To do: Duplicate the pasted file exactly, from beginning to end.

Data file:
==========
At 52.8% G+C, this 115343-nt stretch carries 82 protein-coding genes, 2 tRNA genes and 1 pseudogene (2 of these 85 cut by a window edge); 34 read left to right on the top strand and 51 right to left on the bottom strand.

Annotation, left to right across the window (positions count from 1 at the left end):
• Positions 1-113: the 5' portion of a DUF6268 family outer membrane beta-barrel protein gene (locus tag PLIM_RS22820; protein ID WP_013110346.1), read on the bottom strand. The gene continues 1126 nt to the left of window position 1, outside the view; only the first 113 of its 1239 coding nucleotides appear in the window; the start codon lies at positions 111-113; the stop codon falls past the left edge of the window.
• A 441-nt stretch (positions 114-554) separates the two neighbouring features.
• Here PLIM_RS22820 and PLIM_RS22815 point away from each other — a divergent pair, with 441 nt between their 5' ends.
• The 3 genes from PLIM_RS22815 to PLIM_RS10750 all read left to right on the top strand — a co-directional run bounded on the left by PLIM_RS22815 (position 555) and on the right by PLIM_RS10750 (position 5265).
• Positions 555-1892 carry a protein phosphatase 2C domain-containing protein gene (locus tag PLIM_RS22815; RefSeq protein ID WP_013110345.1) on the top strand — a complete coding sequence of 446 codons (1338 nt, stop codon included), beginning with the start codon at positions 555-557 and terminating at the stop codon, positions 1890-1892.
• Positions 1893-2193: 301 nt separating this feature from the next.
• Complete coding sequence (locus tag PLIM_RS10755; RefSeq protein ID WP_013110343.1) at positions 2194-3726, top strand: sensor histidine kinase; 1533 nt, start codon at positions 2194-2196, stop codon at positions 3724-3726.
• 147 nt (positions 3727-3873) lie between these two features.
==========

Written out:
At 52.8% G+C, this 115343-nt stretch carries 82 protein-coding genes, 2 tRNA genes and 1 pseudogene (2 of these 85 cut by a window edge); 34 read left to right on the top strand and 51 right to left on the bottom strand.

Annotation, left to right across the window (positions count from 1 at the left end):
• Positions 1-113: the 5' portion of a DUF6268 family outer membrane beta-barrel protein gene (locus tag PLIM_RS22820; protein ID WP_013110346.1), read on the bottom strand. The gene continues 1126 nt to the left of window position 1, outside the view; only the first 113 of its 1239 coding nucleotides appear in the window; the start codon lies at positions 111-113; the stop codon falls past the left edge of the window.
• A 441-nt stretch (positions 114-554) separates the two neighbouring features.
• Here PLIM_RS22820 and PLIM_RS22815 point away from each other — a divergent pair, with 441 nt between their 5' ends.
• The 3 genes from PLIM_RS22815 to PLIM_RS10750 all read left to right on the top strand — a co-directional run bounded on the left by PLIM_RS22815 (position 555) and on the right by PLIM_RS10750 (position 5265).
• Positions 555-1892 carry a protein phosphatase 2C domain-containing protein gene (locus tag PLIM_RS22815; RefSeq protein ID WP_013110345.1) on the top strand — a complete coding sequence of 446 codons (1338 nt, stop codon included), beginning with the start codon at positions 555-557 and terminating at the stop codon, positions 1890-1892.
• Positions 1893-2193: 301 nt separating this feature from the next.
• Complete coding sequence (locus tag PLIM_RS10755; RefSeq protein ID WP_013110343.1) at positions 2194-3726, top strand: sensor histidine kinase; 1533 nt, start codon at positions 2194-2196, stop codon at positions 3724-3726.
• 147 nt (positions 3727-3873) lie between these two features.